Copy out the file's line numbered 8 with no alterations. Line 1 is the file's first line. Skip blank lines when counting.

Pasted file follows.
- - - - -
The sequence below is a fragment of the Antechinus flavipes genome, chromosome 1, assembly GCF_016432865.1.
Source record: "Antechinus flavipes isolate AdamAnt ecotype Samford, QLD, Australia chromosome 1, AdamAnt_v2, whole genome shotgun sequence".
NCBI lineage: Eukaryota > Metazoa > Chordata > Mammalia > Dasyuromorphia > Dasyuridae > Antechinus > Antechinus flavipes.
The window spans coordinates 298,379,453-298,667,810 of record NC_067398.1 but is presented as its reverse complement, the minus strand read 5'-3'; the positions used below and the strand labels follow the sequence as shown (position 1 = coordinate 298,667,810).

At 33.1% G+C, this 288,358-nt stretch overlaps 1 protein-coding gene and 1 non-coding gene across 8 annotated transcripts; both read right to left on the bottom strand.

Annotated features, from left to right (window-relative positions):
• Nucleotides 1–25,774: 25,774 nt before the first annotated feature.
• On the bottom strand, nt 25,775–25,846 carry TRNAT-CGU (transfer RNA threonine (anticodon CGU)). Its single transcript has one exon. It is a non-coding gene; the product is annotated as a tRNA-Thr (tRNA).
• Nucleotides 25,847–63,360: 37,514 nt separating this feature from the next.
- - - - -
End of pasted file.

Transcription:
• On the bottom strand, nt 25,775–25,846 carry TRNAT-CGU (transfer RNA threonine (anticodon CGU)). Its single transcript has one exon. It is a non-coding gene; the product is annotated as a tRNA-Thr (tRNA).